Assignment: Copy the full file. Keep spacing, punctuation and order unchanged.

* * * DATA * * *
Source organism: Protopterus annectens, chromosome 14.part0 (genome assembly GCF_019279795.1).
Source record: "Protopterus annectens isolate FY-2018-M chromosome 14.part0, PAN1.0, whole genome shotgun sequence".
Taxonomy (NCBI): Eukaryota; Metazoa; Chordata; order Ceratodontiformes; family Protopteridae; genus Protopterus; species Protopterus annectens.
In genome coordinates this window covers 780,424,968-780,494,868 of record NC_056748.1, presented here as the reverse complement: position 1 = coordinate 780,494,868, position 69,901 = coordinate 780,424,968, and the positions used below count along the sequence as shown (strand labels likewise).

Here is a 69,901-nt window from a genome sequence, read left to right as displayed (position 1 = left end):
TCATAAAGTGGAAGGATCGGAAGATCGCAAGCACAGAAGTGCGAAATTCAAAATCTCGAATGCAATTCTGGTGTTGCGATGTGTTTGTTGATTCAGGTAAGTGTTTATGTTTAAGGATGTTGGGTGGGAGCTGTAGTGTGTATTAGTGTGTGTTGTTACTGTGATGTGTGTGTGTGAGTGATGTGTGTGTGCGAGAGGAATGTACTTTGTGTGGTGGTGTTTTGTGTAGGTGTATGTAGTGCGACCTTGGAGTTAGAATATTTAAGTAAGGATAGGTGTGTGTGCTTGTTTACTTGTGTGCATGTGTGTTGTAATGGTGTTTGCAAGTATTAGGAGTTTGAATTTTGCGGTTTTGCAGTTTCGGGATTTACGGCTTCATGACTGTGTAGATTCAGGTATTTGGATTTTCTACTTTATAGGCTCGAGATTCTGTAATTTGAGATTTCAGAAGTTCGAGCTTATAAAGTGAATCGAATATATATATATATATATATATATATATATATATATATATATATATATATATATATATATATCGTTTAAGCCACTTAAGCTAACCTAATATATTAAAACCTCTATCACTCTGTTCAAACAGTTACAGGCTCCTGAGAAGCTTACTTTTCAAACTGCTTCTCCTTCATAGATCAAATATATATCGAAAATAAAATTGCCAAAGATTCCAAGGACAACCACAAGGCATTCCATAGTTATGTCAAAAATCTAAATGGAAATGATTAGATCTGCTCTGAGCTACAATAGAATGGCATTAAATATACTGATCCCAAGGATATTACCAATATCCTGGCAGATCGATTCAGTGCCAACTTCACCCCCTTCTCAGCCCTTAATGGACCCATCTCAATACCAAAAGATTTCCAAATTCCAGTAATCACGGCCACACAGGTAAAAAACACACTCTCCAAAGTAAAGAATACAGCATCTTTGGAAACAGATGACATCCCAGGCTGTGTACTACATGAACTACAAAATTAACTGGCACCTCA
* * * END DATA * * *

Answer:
Source organism: Protopterus annectens, chromosome 14.part0 (genome assembly GCF_019279795.1).
Source record: "Protopterus annectens isolate FY-2018-M chromosome 14.part0, PAN1.0, whole genome shotgun sequence".
Taxonomy (NCBI): Eukaryota; Metazoa; Chordata; order Ceratodontiformes; family Protopteridae; genus Protopterus; species Protopterus annectens.
In genome coordinates this window covers 780,424,968-780,494,868 of record NC_056748.1, presented here as the reverse complement: position 1 = coordinate 780,494,868, position 69,901 = coordinate 780,424,968, and the positions used below count along the sequence as shown (strand labels likewise).

Here is a 69,901-nt window from a genome sequence, read left to right as displayed (position 1 = left end):
TCATAAAGTGGAAGGATCGGAAGATCGCAAGCACAGAAGTGCGAAATTCAAAATCTCGAATGCAATTCTGGTGTTGCGATGTGTTTGTTGATTCAGGTAAGTGTTTATGTTTAAGGATGTTGGGTGGGAGCTGTAGTGTGTATTAGTGTGTGTTGTTACTGTGATGTGTGTGTGTGAGTGATGTGTGTGTGCGAGAGGAATGTACTTTGTGTGGTGGTGTTTTGTGTAGGTGTATGTAGTGCGACCTTGGAGTTAGAATATTTAAGTAAGGATAGGTGTGTGTGCTTGTTTACTTGTGTGCATGTGTGTTGTAATGGTGTTTGCAAGTATTAGGAGTTTGAATTTTGCGGTTTTGCAGTTTCGGGATTTACGGCTTCATGACTGTGTAGATTCAGGTATTTGGATTTTCTACTTTATAGGCTCGAGATTCTGTAATTTGAGATTTCAGAAGTTCGAGCTTATAAAGTGAATCGAATATATATATATATATATATATATATATATATATATATATATATATATATATATATATATATCGTTTAAGCCACTTAAGCTAACCTAATATATTAAAACCTCTATCACTCTGTTCAAACAGTTACAGGCTCCTGAGAAGCTTACTTTTCAAACTGCTTCTCCTTCATAGATCAAATATATATCGAAAATAAAATTGCCAAAGATTCCAAGGACAACCACAAGGCATTCCATAGTTATGTCAAAAATCTAAATGGAAATGATTAGATCTGCTCTGAGCTACAATAGAATGGCATTAAATATACTGATCCCAAGGATATTACCAATATCCTGGCAGATCGATTCAGTGCCAACTTCACCCCCTTCTCAGCCCTTAATGGACCCATCTCAATACCAAAAGATTTCCAAATTCCAGTAATCACGGCCACACAGGTAAAAAACACACTCTCCAAAGTAAAGAATACAGCATCTTTGGAAACAGATGACATCCCAGGCTGTGTACTACATGAACTACAAAATTAACTGGCACCTCA